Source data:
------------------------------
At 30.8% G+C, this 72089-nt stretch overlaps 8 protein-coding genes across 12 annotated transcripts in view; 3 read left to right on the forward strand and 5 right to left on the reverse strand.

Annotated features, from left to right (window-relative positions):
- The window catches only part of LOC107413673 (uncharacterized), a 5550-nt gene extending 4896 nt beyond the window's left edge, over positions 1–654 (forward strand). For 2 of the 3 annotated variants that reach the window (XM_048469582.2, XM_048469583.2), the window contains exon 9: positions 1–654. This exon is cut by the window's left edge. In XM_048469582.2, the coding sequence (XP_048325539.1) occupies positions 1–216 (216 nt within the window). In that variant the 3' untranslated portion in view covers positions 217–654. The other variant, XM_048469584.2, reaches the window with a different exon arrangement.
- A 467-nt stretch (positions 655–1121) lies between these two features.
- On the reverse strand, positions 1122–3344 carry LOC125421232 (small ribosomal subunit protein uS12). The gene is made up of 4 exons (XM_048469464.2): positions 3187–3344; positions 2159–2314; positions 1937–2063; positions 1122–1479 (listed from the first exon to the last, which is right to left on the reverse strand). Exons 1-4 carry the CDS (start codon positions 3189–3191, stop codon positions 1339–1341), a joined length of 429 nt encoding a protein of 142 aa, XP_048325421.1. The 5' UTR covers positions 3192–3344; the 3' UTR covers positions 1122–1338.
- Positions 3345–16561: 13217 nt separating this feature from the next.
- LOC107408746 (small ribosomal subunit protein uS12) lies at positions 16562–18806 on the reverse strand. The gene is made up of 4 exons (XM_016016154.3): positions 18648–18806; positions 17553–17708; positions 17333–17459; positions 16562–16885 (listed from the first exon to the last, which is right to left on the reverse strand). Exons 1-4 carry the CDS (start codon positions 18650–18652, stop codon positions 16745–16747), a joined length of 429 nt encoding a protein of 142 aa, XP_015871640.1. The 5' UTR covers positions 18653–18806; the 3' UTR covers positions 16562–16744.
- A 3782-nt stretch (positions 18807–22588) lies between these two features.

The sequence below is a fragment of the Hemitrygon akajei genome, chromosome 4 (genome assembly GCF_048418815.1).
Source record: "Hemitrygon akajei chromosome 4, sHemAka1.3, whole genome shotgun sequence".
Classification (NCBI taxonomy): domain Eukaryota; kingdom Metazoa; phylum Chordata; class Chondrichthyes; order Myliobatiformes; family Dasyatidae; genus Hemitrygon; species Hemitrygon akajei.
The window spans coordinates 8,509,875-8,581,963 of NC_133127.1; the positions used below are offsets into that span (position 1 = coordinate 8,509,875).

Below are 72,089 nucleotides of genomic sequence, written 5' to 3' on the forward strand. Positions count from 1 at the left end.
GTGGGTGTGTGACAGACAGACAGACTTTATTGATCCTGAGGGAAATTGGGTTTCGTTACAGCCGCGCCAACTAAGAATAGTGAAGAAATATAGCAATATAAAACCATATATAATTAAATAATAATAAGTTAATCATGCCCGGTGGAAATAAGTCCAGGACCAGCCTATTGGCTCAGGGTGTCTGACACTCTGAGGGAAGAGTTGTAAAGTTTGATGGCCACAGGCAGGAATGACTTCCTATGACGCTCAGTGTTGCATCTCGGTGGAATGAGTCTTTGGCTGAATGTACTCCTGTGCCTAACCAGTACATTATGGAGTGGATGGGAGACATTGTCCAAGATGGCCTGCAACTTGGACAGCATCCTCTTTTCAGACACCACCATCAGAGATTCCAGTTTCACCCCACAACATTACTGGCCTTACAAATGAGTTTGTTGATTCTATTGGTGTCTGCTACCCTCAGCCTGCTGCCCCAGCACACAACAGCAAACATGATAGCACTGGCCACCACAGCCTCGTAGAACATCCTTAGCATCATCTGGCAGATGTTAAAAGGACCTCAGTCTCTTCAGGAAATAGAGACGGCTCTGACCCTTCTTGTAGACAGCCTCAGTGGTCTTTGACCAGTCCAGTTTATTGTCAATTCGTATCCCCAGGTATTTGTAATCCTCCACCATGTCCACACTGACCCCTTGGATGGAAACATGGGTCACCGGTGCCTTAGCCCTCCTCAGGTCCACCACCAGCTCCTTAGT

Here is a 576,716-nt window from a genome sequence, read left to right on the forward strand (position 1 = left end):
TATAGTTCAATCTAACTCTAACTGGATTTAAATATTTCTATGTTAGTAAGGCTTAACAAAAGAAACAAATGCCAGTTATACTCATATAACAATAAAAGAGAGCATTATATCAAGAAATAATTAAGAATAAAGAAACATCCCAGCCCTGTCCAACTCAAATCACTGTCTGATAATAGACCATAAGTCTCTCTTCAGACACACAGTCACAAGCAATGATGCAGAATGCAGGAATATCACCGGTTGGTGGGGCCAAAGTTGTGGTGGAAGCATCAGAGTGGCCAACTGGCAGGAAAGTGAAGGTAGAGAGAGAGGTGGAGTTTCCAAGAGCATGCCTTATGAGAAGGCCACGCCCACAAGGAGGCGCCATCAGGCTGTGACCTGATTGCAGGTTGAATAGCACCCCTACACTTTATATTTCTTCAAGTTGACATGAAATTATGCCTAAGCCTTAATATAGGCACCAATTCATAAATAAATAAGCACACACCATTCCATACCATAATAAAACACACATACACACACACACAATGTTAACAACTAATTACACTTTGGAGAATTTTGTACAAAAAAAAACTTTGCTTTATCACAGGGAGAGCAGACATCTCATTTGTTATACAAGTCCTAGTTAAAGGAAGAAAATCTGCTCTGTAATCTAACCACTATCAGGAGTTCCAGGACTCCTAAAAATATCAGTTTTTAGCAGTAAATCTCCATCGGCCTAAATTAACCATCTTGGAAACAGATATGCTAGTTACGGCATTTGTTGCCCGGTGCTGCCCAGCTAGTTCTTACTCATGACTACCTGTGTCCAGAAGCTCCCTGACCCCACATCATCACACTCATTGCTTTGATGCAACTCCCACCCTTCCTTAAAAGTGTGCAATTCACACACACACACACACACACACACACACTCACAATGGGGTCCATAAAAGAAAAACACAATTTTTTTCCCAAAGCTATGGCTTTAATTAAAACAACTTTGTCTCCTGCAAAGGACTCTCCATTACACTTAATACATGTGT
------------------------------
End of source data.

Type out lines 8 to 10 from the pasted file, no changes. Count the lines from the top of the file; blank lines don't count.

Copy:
- A 3782-nt stretch (positions 18807–22588) lies between these two features.

The sequence below is a fragment of the Hemitrygon akajei genome, chromosome 4 (genome assembly GCF_048418815.1).
Source record: "Hemitrygon akajei chromosome 4, sHemAka1.3, whole genome shotgun sequence".